The adaptor section 15 (Fig. 8) comprisesa deck l6 with its forward edge bent downwardly as at TI and then inwardly as at 18 to provide a hook-like arrangement identical with the adaptor 553 However, flanges 19 extend downwardly from the deck '15 and are cut away at their forward end at E9. The deck at the rear has a cross member 89 formed by bending the stock of the deck upwardly as at 8! and then rearwardly as at $2 to provide a width sufficient to snugly fit within the channel 3%" of the unit ll. Legs as extend at right angles to the deck E5 and are inwardly offset in a V at 84 and secured to the flanges l9 and portion 81 by spot welding as at 85. These legs rest upon the ledges 28, 29 of the rack Iii.

The adaptor section designated generally 86 is positioned. between theunits l0 and it! and com,- prises a deck 81 having its forward edge turned downwardly as at 88 and inward-1y at to provide a. hook shaped edge, while at the rear edge a cross member is formed by the stock being bent upwardly as at '96 and then rearwardly as at 9! of a width to be received in the channel iii of the rack ll). The deck 8! is of such short extent that it sufiiciently supports the rack I9- above it without need of a leg protruding down to the ledgezfiof the rack I!) for this purpose. I claim: l. A stack ofraeks for containers comprising a v plurality of open frame construction unit racks of one size in'side-by-side relation, each having upper set of front and back cross bars and a lower set of front and back cross bars and horizontal members connecting said lower set of cross bars, an adaptor section for each unit having a deck portion adapted to rest on the upper of the upper front cross bar and extending rearwardly beyond said upperfront cross bar ahdhaving the front portion thereof of hook shape to embrace said upper front cross bar and a cross member at the rear edge portion thereof supported thereby, and rack units of a smaller size superimposed on said cross member and upper back cross bar.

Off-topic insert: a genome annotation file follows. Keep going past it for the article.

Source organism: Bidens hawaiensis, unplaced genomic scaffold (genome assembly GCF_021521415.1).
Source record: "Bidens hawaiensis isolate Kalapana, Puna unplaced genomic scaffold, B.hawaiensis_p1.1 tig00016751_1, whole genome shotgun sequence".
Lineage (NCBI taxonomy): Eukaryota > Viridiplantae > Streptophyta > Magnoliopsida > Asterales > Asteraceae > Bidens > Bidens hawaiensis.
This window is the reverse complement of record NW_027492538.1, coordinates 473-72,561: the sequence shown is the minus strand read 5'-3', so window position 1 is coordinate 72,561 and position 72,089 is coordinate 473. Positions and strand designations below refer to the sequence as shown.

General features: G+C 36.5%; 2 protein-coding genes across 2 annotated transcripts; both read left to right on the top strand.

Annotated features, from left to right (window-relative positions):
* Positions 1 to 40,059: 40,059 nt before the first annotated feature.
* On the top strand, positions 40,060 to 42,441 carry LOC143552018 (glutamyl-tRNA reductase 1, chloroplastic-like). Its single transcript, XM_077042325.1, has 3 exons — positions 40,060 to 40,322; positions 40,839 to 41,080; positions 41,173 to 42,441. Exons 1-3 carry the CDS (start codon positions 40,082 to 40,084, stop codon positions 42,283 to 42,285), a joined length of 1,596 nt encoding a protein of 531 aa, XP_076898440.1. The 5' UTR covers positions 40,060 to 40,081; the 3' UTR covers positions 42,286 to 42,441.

2. A stack of racks for containers as in claim 1 wherein the adaptor section is of sheet stock with its forward edge folded downwardly at right angles and then rearwardly to provide a flange to form the aforesaid front portion of hook shape, said flange being of a width less than the length of the upper front cross bar to engage therewith inwardly of the end portions thereof.

3. A stack of racks for containers as in claim 1 wherein said cross member is of a width from front to rear to receive a lower cross bar of the smaller rack unit.